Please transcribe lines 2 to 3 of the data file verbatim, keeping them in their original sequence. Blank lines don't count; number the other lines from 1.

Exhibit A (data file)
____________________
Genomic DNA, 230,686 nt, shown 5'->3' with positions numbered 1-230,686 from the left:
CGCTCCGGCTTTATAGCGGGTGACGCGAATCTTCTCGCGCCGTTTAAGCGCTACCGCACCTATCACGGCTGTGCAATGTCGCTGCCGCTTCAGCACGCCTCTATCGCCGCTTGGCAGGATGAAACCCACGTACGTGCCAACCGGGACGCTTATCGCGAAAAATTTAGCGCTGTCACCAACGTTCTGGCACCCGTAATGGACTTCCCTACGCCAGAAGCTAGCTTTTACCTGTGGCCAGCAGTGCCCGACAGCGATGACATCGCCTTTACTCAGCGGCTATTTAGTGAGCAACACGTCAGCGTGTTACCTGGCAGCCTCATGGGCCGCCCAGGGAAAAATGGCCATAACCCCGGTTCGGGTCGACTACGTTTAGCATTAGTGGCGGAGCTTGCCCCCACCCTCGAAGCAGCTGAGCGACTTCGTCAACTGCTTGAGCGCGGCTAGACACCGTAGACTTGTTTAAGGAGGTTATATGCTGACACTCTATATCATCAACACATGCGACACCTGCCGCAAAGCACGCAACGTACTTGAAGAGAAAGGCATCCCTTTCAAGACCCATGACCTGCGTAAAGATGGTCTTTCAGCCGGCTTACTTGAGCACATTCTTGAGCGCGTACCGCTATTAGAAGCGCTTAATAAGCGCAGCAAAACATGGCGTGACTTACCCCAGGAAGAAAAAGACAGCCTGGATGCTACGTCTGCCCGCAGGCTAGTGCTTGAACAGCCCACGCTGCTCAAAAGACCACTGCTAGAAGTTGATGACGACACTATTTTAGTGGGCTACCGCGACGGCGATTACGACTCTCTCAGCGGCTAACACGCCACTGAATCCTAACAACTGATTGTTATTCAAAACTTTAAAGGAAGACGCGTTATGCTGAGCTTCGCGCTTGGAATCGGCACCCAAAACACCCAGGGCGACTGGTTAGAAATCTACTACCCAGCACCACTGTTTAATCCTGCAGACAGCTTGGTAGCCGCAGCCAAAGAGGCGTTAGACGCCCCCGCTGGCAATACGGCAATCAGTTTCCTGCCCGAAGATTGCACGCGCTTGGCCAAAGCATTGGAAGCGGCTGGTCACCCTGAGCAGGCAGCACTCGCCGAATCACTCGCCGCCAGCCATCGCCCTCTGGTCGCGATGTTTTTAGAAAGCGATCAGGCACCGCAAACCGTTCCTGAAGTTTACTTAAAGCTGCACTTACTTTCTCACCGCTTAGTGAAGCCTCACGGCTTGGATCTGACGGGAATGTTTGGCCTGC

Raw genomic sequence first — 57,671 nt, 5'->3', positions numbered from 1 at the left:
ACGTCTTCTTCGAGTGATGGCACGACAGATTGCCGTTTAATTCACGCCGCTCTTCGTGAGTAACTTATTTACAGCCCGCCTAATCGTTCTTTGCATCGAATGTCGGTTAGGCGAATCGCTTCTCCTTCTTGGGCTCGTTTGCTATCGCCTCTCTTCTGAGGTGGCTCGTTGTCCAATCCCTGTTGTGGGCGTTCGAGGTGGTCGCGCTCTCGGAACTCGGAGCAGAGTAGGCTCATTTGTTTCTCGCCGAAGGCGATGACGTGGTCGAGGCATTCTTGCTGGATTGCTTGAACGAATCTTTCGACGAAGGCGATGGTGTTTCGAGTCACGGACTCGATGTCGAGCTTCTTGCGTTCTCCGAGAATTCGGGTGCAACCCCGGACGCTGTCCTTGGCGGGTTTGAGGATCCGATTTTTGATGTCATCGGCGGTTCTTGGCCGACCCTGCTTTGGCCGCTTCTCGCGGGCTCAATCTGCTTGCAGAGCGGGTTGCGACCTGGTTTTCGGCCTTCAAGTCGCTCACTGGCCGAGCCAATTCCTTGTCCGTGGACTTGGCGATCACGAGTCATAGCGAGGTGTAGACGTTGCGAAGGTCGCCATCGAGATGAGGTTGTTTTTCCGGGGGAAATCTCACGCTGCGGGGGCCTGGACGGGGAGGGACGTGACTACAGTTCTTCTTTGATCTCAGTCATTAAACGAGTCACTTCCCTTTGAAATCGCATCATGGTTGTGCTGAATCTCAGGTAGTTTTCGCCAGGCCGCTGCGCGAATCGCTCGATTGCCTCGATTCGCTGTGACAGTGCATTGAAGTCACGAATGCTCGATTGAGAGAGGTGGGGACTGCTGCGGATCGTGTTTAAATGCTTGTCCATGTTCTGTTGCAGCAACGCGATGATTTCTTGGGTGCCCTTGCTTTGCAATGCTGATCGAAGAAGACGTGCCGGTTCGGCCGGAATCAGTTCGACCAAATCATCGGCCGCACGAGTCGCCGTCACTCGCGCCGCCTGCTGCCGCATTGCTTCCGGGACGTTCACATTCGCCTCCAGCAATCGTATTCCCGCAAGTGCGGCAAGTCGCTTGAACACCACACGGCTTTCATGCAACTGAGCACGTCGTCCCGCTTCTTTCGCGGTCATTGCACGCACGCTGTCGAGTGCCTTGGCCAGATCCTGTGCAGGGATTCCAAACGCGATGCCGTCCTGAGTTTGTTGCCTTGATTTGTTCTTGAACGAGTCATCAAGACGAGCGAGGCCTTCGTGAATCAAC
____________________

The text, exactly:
CGCTCCGGCTTTATAGCGGGTGACGCGAATCTTCTCGCGCCGTTTAAGCGCTACCGCACCTATCACGGCTGTGCAATGTCGCTGCCGCTTCAGCACGCCTCTATCGCCGCTTGGCAGGATGAAACCCACGTACGTGCCAACCGGGACGCTTATCGCGAAAAATTTAGCGCTGTCACCAACGTTCTGGCACCCGTAATGGACTTCCCTACGCCAGAAGCTAGCTTTTACCTGTGGCCAGCAGTGCCCGACAGCGATGACATCGCCTTTACTCAGCGGCTATTTAGTGAGCAACACGTCAGCGTGTTACCTGGCAGCCTCATGGGCCGCCCAGGGAAAAATGGCCATAACCCCGGTTCGGGTCGACTACGTTTAGCATTAGTGGCGGAGCTTGCCCCCACCCTCGAAGCAGCTGAGCGACTTCGTCAACTGCTTGAGCGCGGCTAGACACCGTAGACTTGTTTAAGGAGGTTATATGCTGACACTCTATATCATCAACACATGCGACACCTGCCGCAAAGCACGCAACGTACTTGAAGAGAAAGGCATCCCTTTCAAGACCCATGACCTGCGTAAAGATGGTCTTTCAGCCGGCTTACTTGAGCACATTCTTGAGCGCGTACCGCTATTAGAAGCGCTTAATAAGCGCAGCAAAACATGGCGTGACTTACCCCAGGAAGAAAAAGACAGCCTGGATGCTACGTCTGCCCGCAGGCTAGTGCTTGAACAGCCCACGCTGCTCAAAAGACCACTGCTAGAAGTTGATGACGACACTATTTTAGTGGGCTACCGCGACGGCGATTACGACTCTCTCAGCGGCTAACACGCCACTGAATCCTAACAACTGATTGTTATTCAAAACTTTAAAGGAAGACGCGTTATGCTGAGCTTCGCGCTTGGAATCGGCACCCAAAACACCCAGGGCGACTGGTTAGAAATCTACTACCCAGCACCACTGTTTAATCCTGCAGACAGCTTGGTAGCCGCAGCCAAAGAGGCGTTAGACGCCCCCGCTGGCAATACGGCAATCAGTTTCCTGCCCGAAGATTGCACGCGCTTGGCCAAAGCATTGGAAGCGGCTGGTCACCCTGAGCAGGCAGCACTCGCCGAATCACTCGCCGCCAGCCATCGCCCTCTGGTCGCGATGTTTTTAGAAAGCGATCAGGCACCGCAAACCGTTCCTGAAGTTTACTTAAAGCTGCACTTACTTTCTCACCGCTTAGTGAAGCCTCACGGCTTGGATCTGACGGGAATGTTTGGCCTGC

Raw genomic sequence first — 57,671 nt, 5'->3', positions numbered from 1 at the left: